# daSniff FAQ

### daSniff - an open source customizable sniffer for Windows (FAQ)

This FAQ is based on users' questions I received via e-mail or contact page. If you have important questions not included in this FAQ, it is not a problem to include them too.

### FAQ

Q: I having a very difficult time understanding how to use daSniffb. The program works fine, however telling it what to do in DOS is somewhat of a mystery. Could you please send step by step instructions on how to tell the program what to do?

The reason I made daSniff so difficult to tune is "I want it customizable". It actually sniffs only your LAN segment which means that every device that makes traffic routing will stop others' packets and you cannot sniff them. You need some knowledge about TCP/IP in order to achieve your goals and make it useable.

Here I will try with the requested step-by-step instructions:

1. After installing daSniffB go to it's directory and enter dasniffb -l (to enter directory you could use "DOS Prompt to daSniff" shortcut in daSniff program group or open a new "DOS prompt" box and cd to it) on my home win98 computer the result looks like this:

C:\Program Files\daSniff>dasniffb -l
daSniff version 1.0.B - a customizable windows sniffer
Author: Demosten - http://demosten.com (stjordanov@hotmail.com)

#0 -> PPPMAC
#1 -> RTL8139
#2 -> DNEMAC
#3 -> DNEMAC

If you get an error message the most common reason is that the WinPCap library included in daSniffB setup failed to install.

2. Choose which device you would like to sniff. In above example PPPMAC is my PPP connection to my ISP and RTL8139 is my LAN card.

3. Prepare filter rules file. Default name is dasniff.rules. See notes section below for more details.

4. Start sniffing chosen device using prepared rules file by entering daSniff device_number rules_file_path in your "DOS prompt" box. For example:

• dasniffb 0 - will start sniffing packets for/from PPPMAC using dasniff.rules as filter rules file (this is the default name if not specified)
• dasniffb 1 e:\myrules.txt - will start sniffing packets for/from RTL8139 (RTL8139 = 1 in my case) using e:\myrules.txt as filter rules file.

--- no more steps ---

Notes: The hardest part of all is writing that filter rules file. The sniffer itself sniffs ALL traffic but in this file YOU decide which packets to display or safe to file. ALL sniffed packet are checked up to ALL rules in this file. And if a packet matches to any of the rules, this packet is displayed (or logged to a file). The rules file is in plain text file format where every line is a rule. The line can contain from 1 to 8 different parameters described in daSniff manual. You can use your favorite text editor to edit this file but you MUST save it as plain text file.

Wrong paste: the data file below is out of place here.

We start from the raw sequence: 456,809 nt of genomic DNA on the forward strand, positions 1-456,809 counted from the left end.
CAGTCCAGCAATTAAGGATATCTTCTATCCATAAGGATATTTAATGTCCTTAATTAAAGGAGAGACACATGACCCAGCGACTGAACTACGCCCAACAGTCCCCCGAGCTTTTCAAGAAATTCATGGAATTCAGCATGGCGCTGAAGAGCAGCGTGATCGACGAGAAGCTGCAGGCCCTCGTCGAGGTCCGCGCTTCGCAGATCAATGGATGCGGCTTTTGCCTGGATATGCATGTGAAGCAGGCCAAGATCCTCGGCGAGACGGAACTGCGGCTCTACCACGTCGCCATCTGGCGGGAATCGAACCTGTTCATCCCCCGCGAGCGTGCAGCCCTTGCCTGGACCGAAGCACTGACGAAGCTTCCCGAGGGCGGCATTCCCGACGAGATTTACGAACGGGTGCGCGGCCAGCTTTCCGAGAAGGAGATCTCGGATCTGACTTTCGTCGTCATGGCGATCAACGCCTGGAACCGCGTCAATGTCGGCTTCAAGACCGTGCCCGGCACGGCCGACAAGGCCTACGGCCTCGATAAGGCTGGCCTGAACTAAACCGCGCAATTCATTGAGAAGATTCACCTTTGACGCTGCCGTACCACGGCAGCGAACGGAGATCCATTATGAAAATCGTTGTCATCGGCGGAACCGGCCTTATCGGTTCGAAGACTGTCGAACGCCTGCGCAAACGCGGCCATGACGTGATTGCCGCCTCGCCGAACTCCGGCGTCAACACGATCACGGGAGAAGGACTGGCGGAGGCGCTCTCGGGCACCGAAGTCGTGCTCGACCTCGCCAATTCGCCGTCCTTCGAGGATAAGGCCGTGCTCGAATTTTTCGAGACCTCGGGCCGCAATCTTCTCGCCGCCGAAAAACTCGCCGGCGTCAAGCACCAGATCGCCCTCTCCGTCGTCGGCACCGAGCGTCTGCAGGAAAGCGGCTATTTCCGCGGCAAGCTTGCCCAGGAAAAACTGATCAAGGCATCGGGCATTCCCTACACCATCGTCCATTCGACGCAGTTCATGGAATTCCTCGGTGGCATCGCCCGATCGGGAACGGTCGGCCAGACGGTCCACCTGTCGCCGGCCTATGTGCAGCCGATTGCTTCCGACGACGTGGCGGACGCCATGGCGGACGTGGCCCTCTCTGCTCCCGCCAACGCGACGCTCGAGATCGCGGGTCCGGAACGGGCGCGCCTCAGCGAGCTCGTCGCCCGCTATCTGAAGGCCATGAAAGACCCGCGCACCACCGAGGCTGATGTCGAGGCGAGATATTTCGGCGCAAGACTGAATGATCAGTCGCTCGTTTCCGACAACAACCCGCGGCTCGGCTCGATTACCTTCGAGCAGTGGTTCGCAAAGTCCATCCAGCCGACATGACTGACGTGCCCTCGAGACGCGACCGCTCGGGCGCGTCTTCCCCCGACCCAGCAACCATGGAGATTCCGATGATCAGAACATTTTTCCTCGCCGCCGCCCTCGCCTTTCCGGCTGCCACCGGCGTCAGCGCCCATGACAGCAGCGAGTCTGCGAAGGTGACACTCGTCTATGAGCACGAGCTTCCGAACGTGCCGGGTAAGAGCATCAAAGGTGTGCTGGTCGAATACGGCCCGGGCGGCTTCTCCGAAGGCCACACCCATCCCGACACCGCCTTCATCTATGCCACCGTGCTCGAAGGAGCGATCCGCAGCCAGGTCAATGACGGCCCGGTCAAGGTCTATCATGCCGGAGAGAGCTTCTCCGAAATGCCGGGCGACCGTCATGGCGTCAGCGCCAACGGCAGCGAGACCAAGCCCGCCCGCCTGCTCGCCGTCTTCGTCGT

I will let the examples talk.

Consider somebody have IP 192.168.1.2 in your LAN and you wish to log all her outgoing traffic into a file named c:\out.txt - here is a rule to do it:
saddr=192.168.1.2 logtype=4 file=c:\out.txt
that's all .. you could try different values of logtype to get different logging formats.

The same is with logging incoming to 192.168.1.2 data to c:\in.txt:
daddr=192.168.1.2 logtype=4 file=c:\in.txt

proto=tcp dport=110 logtype=4 file=pop3.txt

But if you ONLY wish to know username and password not the contents which could be BIG. You need 2 rules (1 for username and 1 for password):
proto=tcp dport=110 logtype=4 file=pop3.txt expr=USER .
 proto=tcp dport=110 logtype=4 file=pop3.txt expr=PASS .
Here everything after expr= is checked as a regular expression with packet's contents and packet is logged ONLY if matches.

Q: How do you apply the rules to the program? I have tried to make my own rules but the program keeps saying that the file does not exist or cannot open file. What am I doing wrong?

The rules are in a text file which name you must pass to the program as a parameter. For example, consider your rules file is named myrules.txt in your daSniff directory (For example: Program Files\daSniff):

E:\Program Files\daSniff>dasniffb -s -d 0 myrules.txt

This will work fine! Here -s -d are options, 0 is the adapter number and myrules.txt is your own rules file.

But if you had to use another directory and pass file name like E:\Program Files\my rules\my rules.txt the only way to do it right in MS Windows is to enclose it in "". So, now we have:

E:\Program Files\daSniff>dasniffb -s -d 0 "E:\Program Files\my rules\my rules.txt"

Q: How to setup daSniff version A service and make it work?

To setup it you must:

1. Edit daSniffA_svc.ini so that it contains rules_file="full_path_to_file" It is important to use full path. For example rules_file="d:\dasniff\daSniff.rules". For more information about daSniffA_svc.ini syntax refer to the manual. Note: daSniffA_svc.ini must be in the same directory as daSniffA_svc.exe

2. Setup that rules file. All lines must log to a file (not screen). For example for rules file:  # Match ALL packets and log them to a file logtype=2 file=d:\dasniff\all.txt 

3. Run dasniffa_scv -i to install the service. Now it should be visible in "Service manager"

4. Start daSniff service. If something went wrong try dasniffa_scv -g from the command line and look at the result.